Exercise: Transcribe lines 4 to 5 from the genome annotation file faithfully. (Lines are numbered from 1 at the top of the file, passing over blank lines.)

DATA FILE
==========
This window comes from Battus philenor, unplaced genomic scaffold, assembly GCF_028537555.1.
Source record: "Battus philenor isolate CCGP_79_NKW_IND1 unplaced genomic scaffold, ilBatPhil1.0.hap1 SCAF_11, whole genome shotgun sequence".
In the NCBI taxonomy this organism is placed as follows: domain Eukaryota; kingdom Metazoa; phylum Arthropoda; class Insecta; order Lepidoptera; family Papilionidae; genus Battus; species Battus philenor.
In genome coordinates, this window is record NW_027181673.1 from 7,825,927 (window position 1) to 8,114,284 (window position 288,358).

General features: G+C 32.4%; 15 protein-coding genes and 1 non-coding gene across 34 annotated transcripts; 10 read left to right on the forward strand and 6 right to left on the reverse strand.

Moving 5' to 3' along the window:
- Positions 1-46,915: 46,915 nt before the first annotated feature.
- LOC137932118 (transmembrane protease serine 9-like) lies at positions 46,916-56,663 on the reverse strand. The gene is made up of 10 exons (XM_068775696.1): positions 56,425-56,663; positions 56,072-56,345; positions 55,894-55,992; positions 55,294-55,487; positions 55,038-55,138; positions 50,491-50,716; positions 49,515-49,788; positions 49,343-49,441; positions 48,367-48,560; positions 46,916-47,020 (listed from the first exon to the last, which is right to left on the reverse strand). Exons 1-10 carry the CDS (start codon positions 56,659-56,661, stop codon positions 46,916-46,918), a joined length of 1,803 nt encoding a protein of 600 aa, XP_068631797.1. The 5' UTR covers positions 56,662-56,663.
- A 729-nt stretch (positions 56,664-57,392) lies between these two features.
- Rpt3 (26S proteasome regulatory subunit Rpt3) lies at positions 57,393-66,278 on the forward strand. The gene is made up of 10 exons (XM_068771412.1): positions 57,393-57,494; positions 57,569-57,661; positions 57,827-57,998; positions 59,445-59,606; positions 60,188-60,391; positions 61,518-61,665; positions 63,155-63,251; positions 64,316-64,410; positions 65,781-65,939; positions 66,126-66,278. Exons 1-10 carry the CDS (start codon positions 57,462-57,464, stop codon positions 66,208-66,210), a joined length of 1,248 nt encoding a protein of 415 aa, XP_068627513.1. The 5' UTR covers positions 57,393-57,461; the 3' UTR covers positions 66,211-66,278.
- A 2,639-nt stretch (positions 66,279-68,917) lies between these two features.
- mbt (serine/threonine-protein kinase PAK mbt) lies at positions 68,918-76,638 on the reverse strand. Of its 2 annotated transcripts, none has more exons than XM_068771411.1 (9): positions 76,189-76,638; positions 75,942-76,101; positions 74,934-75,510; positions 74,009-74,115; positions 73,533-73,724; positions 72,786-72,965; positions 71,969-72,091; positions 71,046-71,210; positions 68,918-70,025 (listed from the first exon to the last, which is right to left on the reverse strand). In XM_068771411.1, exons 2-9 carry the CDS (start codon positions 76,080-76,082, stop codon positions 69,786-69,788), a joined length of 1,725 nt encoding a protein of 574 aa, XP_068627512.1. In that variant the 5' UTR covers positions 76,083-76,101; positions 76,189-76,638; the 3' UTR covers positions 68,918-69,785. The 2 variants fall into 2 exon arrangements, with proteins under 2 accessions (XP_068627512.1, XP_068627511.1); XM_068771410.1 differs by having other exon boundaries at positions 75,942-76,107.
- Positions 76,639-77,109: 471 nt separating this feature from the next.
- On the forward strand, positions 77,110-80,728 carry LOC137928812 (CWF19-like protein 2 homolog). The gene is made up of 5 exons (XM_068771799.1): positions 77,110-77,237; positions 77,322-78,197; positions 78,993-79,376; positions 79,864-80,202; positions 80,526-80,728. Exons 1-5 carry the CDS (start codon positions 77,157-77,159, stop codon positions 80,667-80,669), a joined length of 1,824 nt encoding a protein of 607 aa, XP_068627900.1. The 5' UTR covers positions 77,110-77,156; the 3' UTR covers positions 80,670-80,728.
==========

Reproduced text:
In genome coordinates, this window is record NW_027181673.1 from 7,825,927 (window position 1) to 8,114,284 (window position 288,358).

General features: G+C 32.4%; 15 protein-coding genes and 1 non-coding gene across 34 annotated transcripts; 10 read left to right on the forward strand and 6 right to left on the reverse strand.